“Drive it like you stole it,” Derek Vasquez says half-jokingly as he straps me into the cockpit of an open-wheel race-car. I crack a weak smile. This is no ordinary machine. It’s a traditional rail-type dragster with 750 horsepower which can rocket down a quarter mile of asphalt at 160 mph in under 8.5 seconds. To say I am intimidated is an understatement. I have never even sat in a dragster, let alone driven one.
During his three Soyuz flights (2008, 2011, 2016), Sergey Volkov logged 548 days in space. On the first flight, he orbited Earth in the International Space Station with Mark Kelly, husband of former Arizona congresswoman Gabrielle Giffords. On the last one, he flew on ISS with Mark’s twin brother, Scott. Volkov, 44, got to know the Kelly's quite well. When Gabby was shot in 2011, he understandably was devastated. "I was in Russia and, of course, our media broadcast the sad news," says Volkov.
For years, my friend Judy owned an out-of-state driver's license. When she moved to New York for a temporary job, she ended up staying. To avoid the bureaucracy of New York’s DMV, every few years she renewed her license out of state, using her parents' home address as a place of residence. That worked out fine until they passed on, and she and her sister sold the house. And therein lies the beginnings of a debacle. Without thinking, Judy let her license expire.
Muck Rack makes it simple to find people, tweets, or articles that mention any name, keyword, company, hashtag etc. We've compiled this guide to help you make the most of your search.
Selecting a term
Start searching tweets, articles from media outlets, articles mentioned in tweets, journalists'
names, titles and bios with some suggested searches:
Companies or Topics (e.g. iPhone, Microsoft)
Phrases (e.g. "cloud computing") — use quotes to keep the terms together
Twitter handles (e.g. @username) — returns those who have mentioned or replied to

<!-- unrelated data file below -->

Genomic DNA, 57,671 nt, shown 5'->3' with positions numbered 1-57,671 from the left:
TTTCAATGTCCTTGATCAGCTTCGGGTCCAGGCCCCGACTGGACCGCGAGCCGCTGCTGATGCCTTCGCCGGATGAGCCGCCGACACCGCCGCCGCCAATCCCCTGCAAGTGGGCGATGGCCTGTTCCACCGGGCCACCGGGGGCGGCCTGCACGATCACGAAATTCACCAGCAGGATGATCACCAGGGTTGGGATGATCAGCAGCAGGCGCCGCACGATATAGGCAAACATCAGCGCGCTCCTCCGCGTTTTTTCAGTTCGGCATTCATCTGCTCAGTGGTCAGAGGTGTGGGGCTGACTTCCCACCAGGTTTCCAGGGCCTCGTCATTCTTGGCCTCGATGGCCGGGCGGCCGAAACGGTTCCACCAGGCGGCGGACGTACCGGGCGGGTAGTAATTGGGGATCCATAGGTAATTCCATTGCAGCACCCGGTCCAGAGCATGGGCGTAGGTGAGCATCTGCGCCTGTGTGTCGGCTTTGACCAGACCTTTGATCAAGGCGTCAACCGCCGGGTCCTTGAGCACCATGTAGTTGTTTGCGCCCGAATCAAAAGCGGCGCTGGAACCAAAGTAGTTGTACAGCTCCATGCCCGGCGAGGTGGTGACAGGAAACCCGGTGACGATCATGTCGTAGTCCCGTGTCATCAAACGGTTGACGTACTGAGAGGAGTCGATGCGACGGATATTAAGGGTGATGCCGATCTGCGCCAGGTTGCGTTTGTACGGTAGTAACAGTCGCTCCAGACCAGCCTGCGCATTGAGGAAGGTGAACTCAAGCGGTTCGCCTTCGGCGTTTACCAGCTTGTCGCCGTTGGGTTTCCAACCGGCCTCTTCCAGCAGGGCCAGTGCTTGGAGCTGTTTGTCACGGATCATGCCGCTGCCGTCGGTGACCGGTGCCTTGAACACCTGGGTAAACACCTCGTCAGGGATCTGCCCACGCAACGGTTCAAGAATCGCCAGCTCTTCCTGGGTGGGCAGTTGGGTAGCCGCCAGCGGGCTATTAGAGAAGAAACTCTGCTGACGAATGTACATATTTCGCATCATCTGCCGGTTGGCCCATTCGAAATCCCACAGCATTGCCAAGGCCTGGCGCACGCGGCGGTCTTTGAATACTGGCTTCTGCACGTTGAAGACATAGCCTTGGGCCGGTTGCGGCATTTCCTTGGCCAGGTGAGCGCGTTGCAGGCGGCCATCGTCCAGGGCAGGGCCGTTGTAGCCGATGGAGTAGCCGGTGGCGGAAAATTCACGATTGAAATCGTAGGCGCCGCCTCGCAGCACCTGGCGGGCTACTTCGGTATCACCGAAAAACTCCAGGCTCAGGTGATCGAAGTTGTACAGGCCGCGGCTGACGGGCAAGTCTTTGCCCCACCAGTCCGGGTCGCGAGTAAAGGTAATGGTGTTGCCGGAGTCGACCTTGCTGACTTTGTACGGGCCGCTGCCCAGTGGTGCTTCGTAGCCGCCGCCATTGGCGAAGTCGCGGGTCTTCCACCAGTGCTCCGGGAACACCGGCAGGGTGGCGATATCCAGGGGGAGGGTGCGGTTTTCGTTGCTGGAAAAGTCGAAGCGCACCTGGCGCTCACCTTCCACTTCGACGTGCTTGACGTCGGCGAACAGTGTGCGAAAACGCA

Names (e.g. "David Pogue")
Hashtags (e.g. #sxsw, #london2012)
Bio details (e.g. vegan, Olympics, father)
Muck Rack's Advanced Search allows for many boolean operators.
Find results that mention multiple specified terms, use AND or
+. For example, ensure each result contains both Elon Musk and Mark Zuckerberg by
searching Obama AND Romney or Obama + Romney.
Use the operators OR or , to broaden your search when you'd like either of
multiple terms to appear in results. (This is the default behavior of our search when no operators
are used.) For example, search for democrat OR republican to find results that refer to
Democrats and/or Republicans.
Use NOT or - to subtract results from your search. For
example, searching Disney will yield results about the Walt Disney Company as well as Walt Disney
World Resort. To exclude mentions of Disney World, search for Disney -World or Disney
When using one of these operators with a phrase, enclose it in quotation marks. For example, you can
find results about smartphones excluding Apple's iPhone 4S by searching smartphone -"iPhone
Exact case matching or punctuation
If you're searching for a brand name or keyword that relies on specific punctuation marks or capitalization, you can
find results that match your exact query by adding matchcase: before the keyword you're searching for, like matchcase:E*TRADE .
Use parentheses to separate multiple
boolean phrases. For example, to find journalists talking about having fun in Disney World or
Disneyland, search for ("disney world" OR disneyland) AND fun.
An asterisk can be used to search for any variation of a root word truncated by the asterisk. For example, searching for admin* will return results for administrator, administration, administer, administered, etc.
A near operator is an AND operator where you can control the distance between the words. You can vary the distance the near operation uses by adding a forward slash and number (between 0-99) such as strawberries NEAR/10 "whipped cream", which means the strawberries must exist within 10 words of "whipped cream".